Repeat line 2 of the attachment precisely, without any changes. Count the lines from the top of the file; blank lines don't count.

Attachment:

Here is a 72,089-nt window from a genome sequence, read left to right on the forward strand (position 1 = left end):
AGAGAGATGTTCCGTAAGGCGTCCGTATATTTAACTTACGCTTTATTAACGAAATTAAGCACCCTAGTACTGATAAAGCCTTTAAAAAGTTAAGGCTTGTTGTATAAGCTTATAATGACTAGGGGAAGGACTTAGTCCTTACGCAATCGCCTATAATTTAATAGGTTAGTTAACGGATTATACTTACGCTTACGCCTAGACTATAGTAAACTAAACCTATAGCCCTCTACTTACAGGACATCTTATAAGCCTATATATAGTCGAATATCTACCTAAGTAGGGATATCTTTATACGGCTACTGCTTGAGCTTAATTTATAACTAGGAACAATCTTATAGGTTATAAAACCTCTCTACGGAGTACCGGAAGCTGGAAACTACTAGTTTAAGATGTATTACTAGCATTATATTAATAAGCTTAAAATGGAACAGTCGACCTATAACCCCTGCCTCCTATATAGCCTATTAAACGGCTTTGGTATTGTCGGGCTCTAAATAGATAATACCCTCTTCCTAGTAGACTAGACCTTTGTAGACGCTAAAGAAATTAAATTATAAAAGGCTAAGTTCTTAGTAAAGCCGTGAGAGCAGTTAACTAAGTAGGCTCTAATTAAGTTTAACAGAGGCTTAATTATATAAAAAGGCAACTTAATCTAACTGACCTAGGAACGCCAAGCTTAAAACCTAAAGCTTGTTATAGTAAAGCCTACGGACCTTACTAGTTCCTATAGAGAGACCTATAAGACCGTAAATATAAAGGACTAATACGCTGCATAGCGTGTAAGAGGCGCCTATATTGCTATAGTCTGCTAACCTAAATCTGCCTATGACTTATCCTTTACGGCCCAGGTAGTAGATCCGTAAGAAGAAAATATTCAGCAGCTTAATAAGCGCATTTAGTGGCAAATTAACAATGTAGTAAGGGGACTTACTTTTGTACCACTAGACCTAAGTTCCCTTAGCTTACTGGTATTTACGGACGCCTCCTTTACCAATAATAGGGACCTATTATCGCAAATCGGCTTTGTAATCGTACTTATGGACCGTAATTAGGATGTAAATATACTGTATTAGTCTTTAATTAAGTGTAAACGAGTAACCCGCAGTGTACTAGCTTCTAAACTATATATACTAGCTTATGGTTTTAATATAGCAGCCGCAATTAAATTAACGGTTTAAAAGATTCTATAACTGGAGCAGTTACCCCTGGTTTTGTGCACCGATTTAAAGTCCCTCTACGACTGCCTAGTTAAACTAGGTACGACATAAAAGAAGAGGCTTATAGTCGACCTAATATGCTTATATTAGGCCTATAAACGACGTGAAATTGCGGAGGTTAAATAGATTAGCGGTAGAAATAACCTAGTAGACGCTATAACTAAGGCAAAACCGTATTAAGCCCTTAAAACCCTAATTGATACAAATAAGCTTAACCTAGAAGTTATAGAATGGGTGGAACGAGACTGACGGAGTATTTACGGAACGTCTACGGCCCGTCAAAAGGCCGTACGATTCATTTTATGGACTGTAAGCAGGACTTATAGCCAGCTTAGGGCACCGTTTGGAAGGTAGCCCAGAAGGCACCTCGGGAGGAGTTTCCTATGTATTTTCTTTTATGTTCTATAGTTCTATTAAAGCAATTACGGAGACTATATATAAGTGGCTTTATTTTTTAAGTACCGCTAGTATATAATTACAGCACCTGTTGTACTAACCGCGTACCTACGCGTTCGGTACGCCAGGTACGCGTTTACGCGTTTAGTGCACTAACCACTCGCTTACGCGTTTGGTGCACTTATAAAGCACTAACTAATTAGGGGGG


AGAGAGATGTTCCGTAAGGCGTCCGTATATTTAACTTACGCTTTATTAACGAAATTAAGCACCCTAGTACTGATAAAGCCTTTAAAAAGTTAAGGCTTGTTGTATAAGCTTATAATGACTAGGGGAAGGACTTAGTCCTTACGCAATCGCCTATAATTTAATAGGTTAGTTAACGGATTATACTTACGCTTACGCCTAGACTATAGTAAACTAAACCTATAGCCCTCTACTTACAGGACATCTTATAAGCCTATATATAGTCGAATATCTACCTAAGTAGGGATATCTTTATACGGCTACTGCTTGAGCTTAATTTATAACTAGGAACAATCTTATAGGTTATAAAACCTCTCTACGGAGTACCGGAAGCTGGAAACTACTAGTTTAAGATGTATTACTAGCATTATATTAATAAGCTTAAAATGGAACAGTCGACCTATAACCCCTGCCTCCTATATAGCCTATTAAACGGCTTTGGTATTGTCGGGCTCTAAATAGATAATACCCTCTTCCTAGTAGACTAGACCTTTGTAGACGCTAAAGAAATTAAATTATAAAAGGCTAAGTTCTTAGTAAAGCCGTGAGAGCAGTTAACTAAGTAGGCTCTAATTAAGTTTAACAGAGGCTTAATTATATAAAAAGGCAACTTAATCTAACTGACCTAGGAACGCCAAGCTTAAAACCTAAAGCTTGTTATAGTAAAGCCTACGGACCTTACTAGTTCCTATAGAGAGACCTATAAGACCGTAAATATAAAGGACTAATACGCTGCATAGCGTGTAAGAGGCGCCTATATTGCTATAGTCTGCTAACCTAAATCTGCCTATGACTTATCCTTTACGGCCCAGGTAGTAGATCCGTAAGAAGAAAATATTCAGCAGCTTAATAAGCGCATTTAGTGGCAAATTAACAATGTAGTAAGGGGACTTACTTTTGTACCACTAGACCTAAGTTCCCTTAGCTTACTGGTATTTACGGACGCCTCCTTTACCAATAATAGGGACCTATTATCGCAAATCGGCTTTGTAATCGTACTTATGGACCGTAATTAGGATGTAAATATACTGTATTAGTCTTTAATTAAGTGTAAACGAGTAACCCGCAGTGTACTAGCTTCTAAACTATATATACTAGCTTATGGTTTTAATATAGCAGCCGCAATTAAATTAACGGTTTAAAAGATTCTATAACTGGAGCAGTTACCCCTGGTTTTGTGCACCGATTTAAAGTCCCTCTACGACTGCCTAGTTAAACTAGGTACGACATAAAAGAAGAGGCTTATAGTCGACCTAATATGCTTATATTAGGCCTATAAACGACGTGAAATTGCGGAGGTTAAATAGATTAGCGGTAGAAATAACCTAGTAGACGCTATAACTAAGGCAAAACCGTATTAAGCCCTTAAAACCCTAATTGATACAAATAAGCTTAACCTAGAAGTTATAGAATGGGTGGAACGAGACTGACGGAGTATTTACGGAACGTCTACGGCCCGTCAAAAGGCCGTACGATTCATTTTATGGACTGTAAGCAGGACTTATAGCCAGCTTAGGGCACCGTTTGGAAGGTAGCCCAGAAGGCACCTCGGGAGGAGTTTCCTATGTATTTTCTTTTATGTTCTATAGTTCTATTAAAGCAATTACGGAGACTATATATAAGTGGCTTTATTTTTTAAGTACCGCTAGTATATAATTACAGCACCTGTTGTACTAACCGCGTACCTACGCGTTCGGTACGCCAGGTACGCGTTTACGCGTTTAGTGCACTAACCACTCGCTTACGCGTTTGGTGCACTTATAAAGCACTAACTAATTAGGGGGG